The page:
3. Fornication is condemned in the New Testament. The word means to have sex with someone you are not married to, which was, until fairly recently, against the law.

The next question to resolve is whether the “becoming one flesh” is the marriage, or a characteristic/consequence of the marriage. What exactly can/does the phrase mean? As a side-bar, it is helpful to remember that the same one word is translated from the Greek into each of “woman/wife” and man/husband”. There is no special or specific word for the spousal form; it is literally “his ‘woman’” “her ‘man’”. So even though the English version uses each of generic and spousal in accordance with contextual implication, there is no grammar distinction in the original languages. It is understood that “his woman” is his wife, or his fiancée in the case of “espoused woman”.

It is clear from the Genesis teaching, Jesus’ answers to the hypocritical Pharisees, and Paul’s teachings on marriage, as well as the consistent condemnation of divorce in both Old and New Testaments, that the characteristics of marriage are unity, permanence, and a “coming together” in a specific type of relationship. This is necessarily affected by the setting up of a household in that unity and permanence. Isaac married Rebecca; she became his wife as soon as she showed up at his home. There was no party, no paperwork, no fanfare. She came for the purpose of becoming his wife, and as soon as she arrived, that is what she became. It was understood by everyone that they would be a “unit” in their own household under Isaac’s leadership & Rebecca’s care. That arrangement was consummated in the sexual relationship.

It is also noteworthy that most of God’s own references to marriage in the Old Testament and the teachings about it in the New Testament, also include the quality of affectionate love. Usually when God spoke about marriage in the OT, He was using it as an illustration of His desired relationship with Israel as a people, and how they had violated it. But His descriptions were full of adoring, sacrificial feelings & actions that either were directed towards them by Him as the “loving Husband” in the illustration, or that were lacking from them as the neglectful wife. All the teachings of the NT command sacrificial, loving behaviour between the spouses. From this we can reasonably conclude that another of the correct and intended characteristics of Biblical marriage is true Biblical love, although the many references to various marriages in which that was lacking are still references to marriages, so it is not a characteristic which, when lacking, negates the status of being married.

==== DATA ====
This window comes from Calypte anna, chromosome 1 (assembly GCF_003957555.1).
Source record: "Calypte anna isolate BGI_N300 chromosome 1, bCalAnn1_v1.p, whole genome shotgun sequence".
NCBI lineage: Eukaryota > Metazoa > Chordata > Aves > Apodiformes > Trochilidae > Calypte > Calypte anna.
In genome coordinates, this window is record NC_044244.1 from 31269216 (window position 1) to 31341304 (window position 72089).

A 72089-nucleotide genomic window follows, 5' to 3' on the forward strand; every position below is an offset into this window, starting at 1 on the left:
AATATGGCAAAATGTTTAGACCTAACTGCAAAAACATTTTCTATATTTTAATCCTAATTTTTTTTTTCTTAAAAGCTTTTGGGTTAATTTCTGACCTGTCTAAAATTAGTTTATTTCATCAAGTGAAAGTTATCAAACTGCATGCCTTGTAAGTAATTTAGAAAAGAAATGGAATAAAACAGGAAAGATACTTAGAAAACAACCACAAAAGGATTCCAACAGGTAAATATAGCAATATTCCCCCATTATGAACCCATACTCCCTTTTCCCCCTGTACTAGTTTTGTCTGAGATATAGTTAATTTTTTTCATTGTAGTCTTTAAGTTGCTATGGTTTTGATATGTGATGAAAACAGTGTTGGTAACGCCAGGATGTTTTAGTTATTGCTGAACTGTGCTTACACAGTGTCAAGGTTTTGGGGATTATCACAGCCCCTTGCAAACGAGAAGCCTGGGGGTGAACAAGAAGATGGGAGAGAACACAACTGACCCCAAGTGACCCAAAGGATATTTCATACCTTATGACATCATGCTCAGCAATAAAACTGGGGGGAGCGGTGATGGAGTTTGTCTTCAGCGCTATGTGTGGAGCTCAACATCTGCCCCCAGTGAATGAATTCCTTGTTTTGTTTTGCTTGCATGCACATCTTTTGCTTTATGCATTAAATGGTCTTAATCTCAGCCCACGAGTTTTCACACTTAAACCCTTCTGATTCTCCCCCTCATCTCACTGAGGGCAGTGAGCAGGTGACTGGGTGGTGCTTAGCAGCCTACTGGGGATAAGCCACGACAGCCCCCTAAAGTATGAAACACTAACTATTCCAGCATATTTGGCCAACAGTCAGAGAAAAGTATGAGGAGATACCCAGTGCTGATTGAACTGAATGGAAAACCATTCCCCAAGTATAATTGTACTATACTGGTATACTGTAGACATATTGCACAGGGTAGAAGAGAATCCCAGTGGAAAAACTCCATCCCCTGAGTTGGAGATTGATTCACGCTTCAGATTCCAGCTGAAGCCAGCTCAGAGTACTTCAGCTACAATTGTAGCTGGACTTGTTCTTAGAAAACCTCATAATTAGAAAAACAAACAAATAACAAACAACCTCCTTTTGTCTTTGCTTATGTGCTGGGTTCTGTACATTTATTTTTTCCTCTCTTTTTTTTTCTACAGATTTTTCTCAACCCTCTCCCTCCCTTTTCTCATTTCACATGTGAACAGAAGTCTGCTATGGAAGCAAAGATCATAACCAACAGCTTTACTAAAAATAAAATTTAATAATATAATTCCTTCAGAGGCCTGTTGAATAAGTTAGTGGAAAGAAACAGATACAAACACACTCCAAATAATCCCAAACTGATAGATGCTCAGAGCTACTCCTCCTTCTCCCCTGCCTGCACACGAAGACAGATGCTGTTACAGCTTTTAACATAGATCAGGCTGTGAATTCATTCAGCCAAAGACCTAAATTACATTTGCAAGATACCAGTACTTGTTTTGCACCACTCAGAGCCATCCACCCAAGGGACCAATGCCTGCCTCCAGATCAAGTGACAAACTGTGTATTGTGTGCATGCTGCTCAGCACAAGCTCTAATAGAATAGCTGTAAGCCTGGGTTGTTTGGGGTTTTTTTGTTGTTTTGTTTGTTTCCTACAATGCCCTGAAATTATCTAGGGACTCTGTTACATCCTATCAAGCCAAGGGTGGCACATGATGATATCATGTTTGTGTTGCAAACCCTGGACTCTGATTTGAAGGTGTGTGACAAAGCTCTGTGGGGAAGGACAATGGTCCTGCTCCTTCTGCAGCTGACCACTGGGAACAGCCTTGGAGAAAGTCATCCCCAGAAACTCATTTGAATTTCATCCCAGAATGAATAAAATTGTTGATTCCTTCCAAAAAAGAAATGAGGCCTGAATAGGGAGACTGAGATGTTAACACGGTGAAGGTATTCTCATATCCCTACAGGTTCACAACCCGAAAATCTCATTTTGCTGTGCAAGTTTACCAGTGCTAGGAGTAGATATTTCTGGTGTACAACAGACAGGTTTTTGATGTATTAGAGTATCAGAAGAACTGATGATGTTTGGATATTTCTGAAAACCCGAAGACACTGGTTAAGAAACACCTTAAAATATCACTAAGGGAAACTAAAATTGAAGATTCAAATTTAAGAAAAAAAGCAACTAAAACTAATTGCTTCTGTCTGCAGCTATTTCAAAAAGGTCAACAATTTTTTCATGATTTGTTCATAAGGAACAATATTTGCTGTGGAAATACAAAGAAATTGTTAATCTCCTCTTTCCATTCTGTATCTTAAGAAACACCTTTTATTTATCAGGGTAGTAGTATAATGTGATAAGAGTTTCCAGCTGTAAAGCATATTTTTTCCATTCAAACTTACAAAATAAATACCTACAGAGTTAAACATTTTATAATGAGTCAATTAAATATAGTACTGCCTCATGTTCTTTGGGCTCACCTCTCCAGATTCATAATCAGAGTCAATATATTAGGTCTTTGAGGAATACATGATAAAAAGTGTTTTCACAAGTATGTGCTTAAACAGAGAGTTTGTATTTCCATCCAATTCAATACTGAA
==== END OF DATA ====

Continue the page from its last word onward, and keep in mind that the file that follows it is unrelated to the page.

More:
Note in 1Cor 6:15-18, Paul admonishes them that “joining” themselves with an harlot makes them one flesh with her. The joining to an harlot is sexual only, so the “one flesh” definition comes from a sexual context. Whether it relates expressly to the mechanics of sexual activity, or to the potential of procreation, where the man’s “flesh” and woman’s “flesh” literally join to literally result in one, unique flesh, is unanswered. But regardless of which it is, “one flesh” relates to the physical union in either affect or effect.

Since we see illustrated a distinction between having a sexual relationship as contrasted to a marriage, and having a ‘living together” relationship contrasted to a marriage, with both of those conditions being expressly stated by God to not be marriage, marriage is greater than the sexual, and greater than the sharing of space.